The new Karas Pen Co. Vertex Fountain Pen is interesting for a number of different reasons. It features a snap cap, the pen is made out of delrin ($130 for black or white delrin), it can be eyedropper filled and features a translucent ink window (nine color options to choose from). There are acrylic bodies available in dark green and black too.
The shape is the most sophisticated that Karas has designed thus far. It’s a modified cigar shape with a flat cap.
The end of the cap is concave which is a nice design decision. Simple and stylish.
The clear ink window is flush with the body of the pen. There is a bit of a step down to the nib but overall, the design is top notch.
This is the first Karas pen to come with a custom Karas etched nib. It’s the only branding on the pen.
When compared to other pens, left to right: Lamy AL-Star, TWSBI 580, the Karas Vertex in the center, then the Sailor Pro Gear Slim and a Franklin-Christoph Pocket 45 for size comparison. The Vertex is 5.25″ (133mm) long capped, 5.125″ (130mm) uncapped and 5.875″ (149mm) posted.
The Vertex posts solidly and doesn’t get too back heavy. It weighs just 15gms uncapped and 22gms capped/posted (filled with ink via eyedropper without converter) so it’s light but well-balanced.
One of the only issues I really have with the Vertex relate to the note that was included in the box regarding handling of the pen. It leads me to wonder if the issue is with the seals in general or if, as with most eyedropper pens, there is just a general tendency to leak. My habit is to open eyedroppered pens with the nib facing downwards so that ink will collect in the cap and not in my lap (let’s just say experience is a valuable teacher). So, the note recommending to aim up is a little counterintuitive for me.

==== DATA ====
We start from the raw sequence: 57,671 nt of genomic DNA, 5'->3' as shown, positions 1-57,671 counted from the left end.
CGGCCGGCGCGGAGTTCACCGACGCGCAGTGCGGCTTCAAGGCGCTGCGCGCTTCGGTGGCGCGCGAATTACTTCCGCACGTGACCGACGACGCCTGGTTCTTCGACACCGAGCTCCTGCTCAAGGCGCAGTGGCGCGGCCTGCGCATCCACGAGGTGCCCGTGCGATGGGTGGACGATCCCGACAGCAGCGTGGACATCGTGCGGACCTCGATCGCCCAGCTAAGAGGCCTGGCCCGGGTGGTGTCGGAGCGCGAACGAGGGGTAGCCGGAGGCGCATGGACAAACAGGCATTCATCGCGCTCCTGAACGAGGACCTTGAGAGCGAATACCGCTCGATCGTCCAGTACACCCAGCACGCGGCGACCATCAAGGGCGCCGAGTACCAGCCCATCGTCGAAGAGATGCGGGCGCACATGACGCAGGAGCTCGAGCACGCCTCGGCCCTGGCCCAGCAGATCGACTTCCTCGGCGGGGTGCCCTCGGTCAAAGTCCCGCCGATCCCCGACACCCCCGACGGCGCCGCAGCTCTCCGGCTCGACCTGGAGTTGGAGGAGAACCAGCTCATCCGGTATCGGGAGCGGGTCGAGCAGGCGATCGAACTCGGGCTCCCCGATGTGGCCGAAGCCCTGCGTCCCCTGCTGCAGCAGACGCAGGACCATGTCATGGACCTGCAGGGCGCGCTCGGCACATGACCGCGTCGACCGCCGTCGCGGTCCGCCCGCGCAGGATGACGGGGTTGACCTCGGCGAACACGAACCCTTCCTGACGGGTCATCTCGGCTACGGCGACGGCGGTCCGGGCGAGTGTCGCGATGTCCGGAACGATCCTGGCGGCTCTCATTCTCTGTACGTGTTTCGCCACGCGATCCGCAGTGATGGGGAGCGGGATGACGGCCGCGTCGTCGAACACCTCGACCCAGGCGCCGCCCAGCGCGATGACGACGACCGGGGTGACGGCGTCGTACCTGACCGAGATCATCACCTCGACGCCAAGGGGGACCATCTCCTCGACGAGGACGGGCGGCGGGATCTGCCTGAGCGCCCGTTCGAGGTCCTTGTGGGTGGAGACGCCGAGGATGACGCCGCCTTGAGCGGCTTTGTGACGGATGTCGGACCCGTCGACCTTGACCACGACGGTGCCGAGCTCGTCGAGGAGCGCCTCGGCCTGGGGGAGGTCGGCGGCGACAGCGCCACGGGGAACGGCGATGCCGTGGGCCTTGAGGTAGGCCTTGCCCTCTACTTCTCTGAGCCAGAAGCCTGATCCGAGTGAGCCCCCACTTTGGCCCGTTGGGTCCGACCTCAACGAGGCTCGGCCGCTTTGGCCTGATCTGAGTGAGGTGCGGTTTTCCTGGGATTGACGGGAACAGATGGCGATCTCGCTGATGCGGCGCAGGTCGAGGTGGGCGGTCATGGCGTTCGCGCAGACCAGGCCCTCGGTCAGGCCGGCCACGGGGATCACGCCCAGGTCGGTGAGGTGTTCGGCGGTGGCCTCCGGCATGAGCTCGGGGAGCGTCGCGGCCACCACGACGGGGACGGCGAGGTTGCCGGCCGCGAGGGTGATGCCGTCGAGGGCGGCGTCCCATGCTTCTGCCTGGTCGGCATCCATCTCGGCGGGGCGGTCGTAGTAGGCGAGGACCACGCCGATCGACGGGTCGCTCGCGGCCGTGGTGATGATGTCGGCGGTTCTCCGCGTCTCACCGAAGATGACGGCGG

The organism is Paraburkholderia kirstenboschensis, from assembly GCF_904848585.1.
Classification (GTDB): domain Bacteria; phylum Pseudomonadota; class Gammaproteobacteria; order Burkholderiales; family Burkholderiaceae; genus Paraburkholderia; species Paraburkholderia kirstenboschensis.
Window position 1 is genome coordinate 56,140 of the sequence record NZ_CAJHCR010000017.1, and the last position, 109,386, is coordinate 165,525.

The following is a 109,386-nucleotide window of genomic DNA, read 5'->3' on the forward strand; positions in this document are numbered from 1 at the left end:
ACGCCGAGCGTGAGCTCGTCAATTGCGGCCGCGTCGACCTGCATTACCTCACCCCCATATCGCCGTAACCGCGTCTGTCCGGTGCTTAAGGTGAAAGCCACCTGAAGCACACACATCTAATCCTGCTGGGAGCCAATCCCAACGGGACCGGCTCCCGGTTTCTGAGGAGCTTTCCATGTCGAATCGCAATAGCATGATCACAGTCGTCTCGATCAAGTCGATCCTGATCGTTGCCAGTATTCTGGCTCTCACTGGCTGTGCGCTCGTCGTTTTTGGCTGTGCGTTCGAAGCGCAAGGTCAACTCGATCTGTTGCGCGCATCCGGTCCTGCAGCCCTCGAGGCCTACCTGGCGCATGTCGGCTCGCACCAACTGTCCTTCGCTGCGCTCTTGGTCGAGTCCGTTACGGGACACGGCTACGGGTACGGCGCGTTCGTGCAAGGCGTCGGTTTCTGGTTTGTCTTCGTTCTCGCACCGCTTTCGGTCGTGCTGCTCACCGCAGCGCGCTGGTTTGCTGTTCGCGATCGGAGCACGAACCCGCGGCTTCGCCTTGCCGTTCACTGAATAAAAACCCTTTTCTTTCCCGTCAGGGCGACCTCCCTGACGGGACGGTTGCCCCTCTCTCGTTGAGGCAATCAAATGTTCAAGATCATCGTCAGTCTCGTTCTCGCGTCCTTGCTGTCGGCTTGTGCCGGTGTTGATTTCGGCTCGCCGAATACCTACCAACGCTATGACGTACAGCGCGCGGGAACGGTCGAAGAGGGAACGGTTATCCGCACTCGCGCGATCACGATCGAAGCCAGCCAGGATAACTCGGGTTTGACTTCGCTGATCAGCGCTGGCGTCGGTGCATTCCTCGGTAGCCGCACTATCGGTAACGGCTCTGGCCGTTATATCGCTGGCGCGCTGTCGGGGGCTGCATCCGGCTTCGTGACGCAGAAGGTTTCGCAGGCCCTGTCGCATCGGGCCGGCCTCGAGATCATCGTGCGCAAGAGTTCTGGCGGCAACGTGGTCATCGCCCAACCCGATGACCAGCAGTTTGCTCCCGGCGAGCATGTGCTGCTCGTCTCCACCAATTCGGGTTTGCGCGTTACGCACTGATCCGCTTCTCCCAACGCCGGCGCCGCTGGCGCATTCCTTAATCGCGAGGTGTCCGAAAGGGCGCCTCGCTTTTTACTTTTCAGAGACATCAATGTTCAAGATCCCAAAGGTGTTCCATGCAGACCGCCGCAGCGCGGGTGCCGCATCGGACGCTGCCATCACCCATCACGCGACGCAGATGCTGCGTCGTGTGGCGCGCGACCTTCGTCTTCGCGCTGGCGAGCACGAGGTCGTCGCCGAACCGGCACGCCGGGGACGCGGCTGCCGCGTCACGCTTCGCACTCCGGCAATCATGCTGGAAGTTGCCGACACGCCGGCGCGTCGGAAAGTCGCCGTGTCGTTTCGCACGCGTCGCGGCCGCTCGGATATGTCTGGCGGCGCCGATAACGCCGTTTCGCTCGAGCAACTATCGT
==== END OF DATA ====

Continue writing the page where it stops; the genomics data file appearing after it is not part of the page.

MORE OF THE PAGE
The other issue I have is with the Vertex packaging logo and the actual packaging which feels at odds with the pen. The heavy machined-metal, presentation box with the overly large, graphic logo seems completely alien to the pen itself. The Vertex pen seems to the pinnacle of Karas’s design achievements but the presentation box and logo feel like they belongs to an entirely different product. While I know the packaging shouldn’t matter, it does. It tells the customer how you want them to perceive your product. Is it to be cherished or used and abused? The packaging is your product’s business card. In the case of the Vertex, the box made me expect to find the Pen Type-C or something equally space age and not the refined Vertex. It just sent the wrong message.
So, if you can overlook some seriously odd packaging decisions and remember “up with nibs!” then the new Vertex is a gorgeous pen that shows that Karas is becoming a serious contender in the pen community.
- Paper: Rhodia Uni-Blank No. 18 with 7mm guide sheet
- Pens: Karas Pen Co. Black Delrin Vertex with Green Ink Window Fine Nib ($130)
- Ink: Monteverde Olivine ($8 for 30ml bottle)